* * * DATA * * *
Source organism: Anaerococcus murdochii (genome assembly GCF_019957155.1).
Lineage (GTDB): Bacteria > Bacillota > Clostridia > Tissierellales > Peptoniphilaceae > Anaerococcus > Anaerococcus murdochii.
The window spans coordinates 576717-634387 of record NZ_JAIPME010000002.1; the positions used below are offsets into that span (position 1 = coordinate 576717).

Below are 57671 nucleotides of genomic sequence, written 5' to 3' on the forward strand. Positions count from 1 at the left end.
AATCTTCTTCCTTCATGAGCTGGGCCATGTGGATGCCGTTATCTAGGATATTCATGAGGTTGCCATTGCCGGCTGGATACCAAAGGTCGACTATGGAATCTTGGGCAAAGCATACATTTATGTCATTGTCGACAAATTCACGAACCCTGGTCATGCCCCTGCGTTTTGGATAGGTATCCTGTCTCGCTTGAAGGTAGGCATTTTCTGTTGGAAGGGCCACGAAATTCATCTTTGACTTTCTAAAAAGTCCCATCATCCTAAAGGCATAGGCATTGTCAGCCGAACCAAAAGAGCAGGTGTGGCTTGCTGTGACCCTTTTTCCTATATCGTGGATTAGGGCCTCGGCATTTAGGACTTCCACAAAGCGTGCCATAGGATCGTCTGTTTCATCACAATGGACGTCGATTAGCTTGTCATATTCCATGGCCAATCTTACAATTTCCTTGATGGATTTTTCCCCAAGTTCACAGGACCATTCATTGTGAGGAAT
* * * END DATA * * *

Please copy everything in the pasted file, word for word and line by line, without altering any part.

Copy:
Source organism: Anaerococcus murdochii (genome assembly GCF_019957155.1).
Lineage (GTDB): Bacteria > Bacillota > Clostridia > Tissierellales > Peptoniphilaceae > Anaerococcus > Anaerococcus murdochii.
The window spans coordinates 576717-634387 of record NZ_JAIPME010000002.1; the positions used below are offsets into that span (position 1 = coordinate 576717).

Below are 57671 nucleotides of genomic sequence, written 5' to 3' on the forward strand. Positions count from 1 at the left end.
AATCTTCTTCCTTCATGAGCTGGGCCATGTGGATGCCGTTATCTAGGATATTCATGAGGTTGCCATTGCCGGCTGGATACCAAAGGTCGACTATGGAATCTTGGGCAAAGCATACATTTATGTCATTGTCGACAAATTCACGAACCCTGGTCATGCCCCTGCGTTTTGGATAGGTATCCTGTCTCGCTTGAAGGTAGGCATTTTCTGTTGGAAGGGCCACGAAATTCATCTTTGACTTTCTAAAAAGTCCCATCATCCTAAAGGCATAGGCATTGTCAGCCGAACCAAAAGAGCAGGTGTGGCTTGCTGTGACCCTTTTTCCTATATCGTGGATTAGGGCCTCGGCATTTAGGACTTCCACAAAGCGTGCCATAGGATCGTCTGTTTCATCACAATGGACGTCGATTAGCTTGTCATATTCCATGGCCAATCTTACAATTTCCTTGATGGATTTTTCCCCAAGTTCACAGGACCATTCATTGTGAGGAAT